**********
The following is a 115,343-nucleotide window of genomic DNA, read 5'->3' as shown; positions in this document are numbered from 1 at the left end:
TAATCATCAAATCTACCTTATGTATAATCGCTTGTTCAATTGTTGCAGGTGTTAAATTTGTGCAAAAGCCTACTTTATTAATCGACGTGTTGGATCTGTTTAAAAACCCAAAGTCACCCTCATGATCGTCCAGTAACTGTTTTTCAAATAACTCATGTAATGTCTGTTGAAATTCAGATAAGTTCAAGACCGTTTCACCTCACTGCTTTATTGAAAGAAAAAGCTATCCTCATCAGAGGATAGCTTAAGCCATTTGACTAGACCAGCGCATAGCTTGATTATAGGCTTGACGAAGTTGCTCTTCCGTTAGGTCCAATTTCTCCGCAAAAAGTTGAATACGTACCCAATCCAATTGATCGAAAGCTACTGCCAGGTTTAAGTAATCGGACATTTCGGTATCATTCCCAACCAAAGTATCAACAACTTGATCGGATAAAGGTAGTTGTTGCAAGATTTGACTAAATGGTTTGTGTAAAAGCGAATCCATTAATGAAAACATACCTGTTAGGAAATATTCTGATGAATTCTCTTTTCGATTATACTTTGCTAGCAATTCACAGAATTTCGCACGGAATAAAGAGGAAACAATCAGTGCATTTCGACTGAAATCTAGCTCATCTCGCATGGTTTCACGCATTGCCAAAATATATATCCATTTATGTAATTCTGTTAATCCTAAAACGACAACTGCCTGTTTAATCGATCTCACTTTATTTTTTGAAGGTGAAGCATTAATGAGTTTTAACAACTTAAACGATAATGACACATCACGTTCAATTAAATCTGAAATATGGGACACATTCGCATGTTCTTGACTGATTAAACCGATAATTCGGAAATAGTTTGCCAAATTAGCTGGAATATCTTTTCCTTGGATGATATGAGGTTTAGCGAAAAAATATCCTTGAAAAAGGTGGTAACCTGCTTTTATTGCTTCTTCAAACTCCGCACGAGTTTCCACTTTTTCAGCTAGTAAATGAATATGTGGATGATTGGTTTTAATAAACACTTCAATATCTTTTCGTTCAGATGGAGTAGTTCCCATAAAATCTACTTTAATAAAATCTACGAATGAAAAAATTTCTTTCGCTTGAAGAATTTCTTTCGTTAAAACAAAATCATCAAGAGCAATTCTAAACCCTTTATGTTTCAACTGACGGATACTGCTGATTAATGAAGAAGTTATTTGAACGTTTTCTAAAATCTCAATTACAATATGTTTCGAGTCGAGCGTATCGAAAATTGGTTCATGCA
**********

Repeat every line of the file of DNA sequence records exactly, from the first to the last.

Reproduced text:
The following is a 115,343-nucleotide window of genomic DNA, read 5'->3' as shown; positions in this document are numbered from 1 at the left end:
TAATCATCAAATCTACCTTATGTATAATCGCTTGTTCAATTGTTGCAGGTGTTAAATTTGTGCAAAAGCCTACTTTATTAATCGACGTGTTGGATCTGTTTAAAAACCCAAAGTCACCCTCATGATCGTCCAGTAACTGTTTTTCAAATAACTCATGTAATGTCTGTTGAAATTCAGATAAGTTCAAGACCGTTTCACCTCACTGCTTTATTGAAAGAAAAAGCTATCCTCATCAGAGGATAGCTTAAGCCATTTGACTAGACCAGCGCATAGCTTGATTATAGGCTTGACGAAGTTGCTCTTCCGTTAGGTCCAATTTCTCCGCAAAAAGTTGAATACGTACCCAATCCAATTGATCGAAAGCTACTGCCAGGTTTAAGTAATCGGACATTTCGGTATCATTCCCAACCAAAGTATCAACAACTTGATCGGATAAAGGTAGTTGTTGCAAGATTTGACTAAATGGTTTGTGTAAAAGCGAATCCATTAATGAAAACATACCTGTTAGGAAATATTCTGATGAATTCTCTTTTCGATTATACTTTGCTAGCAATTCACAGAATTTCGCACGGAATAAAGAGGAAACAATCAGTGCATTTCGACTGAAATCTAGCTCATCTCGCATGGTTTCACGCATTGCCAAAATATATATCCATTTATGTAATTCTGTTAATCCTAAAACGACAACTGCCTGTTTAATCGATCTCACTTTATTTTTTGAAGGTGAAGCATTAATGAGTTTTAACAACTTAAACGATAATGACACATCACGTTCAATTAAATCTGAAATATGGGACACATTCGCATGTTCTTGACTGATTAAACCGATAATTCGGAAATAGTTTGCCAAATTAGCTGGAATATCTTTTCCTTGGATGATATGAGGTTTAGCGAAAAAATATCCTTGAAAAAGGTGGTAACCTGCTTTTATTGCTTCTTCAAACTCCGCACGAGTTTCCACTTTTTCAGCTAGTAAATGAATATGTGGATGATTGGTTTTAATAAACACTTCAATATCTTTTCGTTCAGATGGAGTAGTTCCCATAAAATCTACTTTAATAAAATCTACGAATGAAAAAATTTCTTTCGCTTGAAGAATTTCTTTCGTTAAAACAAAATCATCAAGAGCAATTCTAAACCCTTTATGTTTCAACTGACGGATACTGCTGATTAATGAAGAAGTTATTTGAACGTTTTCTAAAATCTCAATTACAATATGTTTCGAGTCGAGCGTATCGAAAATTGGTTCATGCA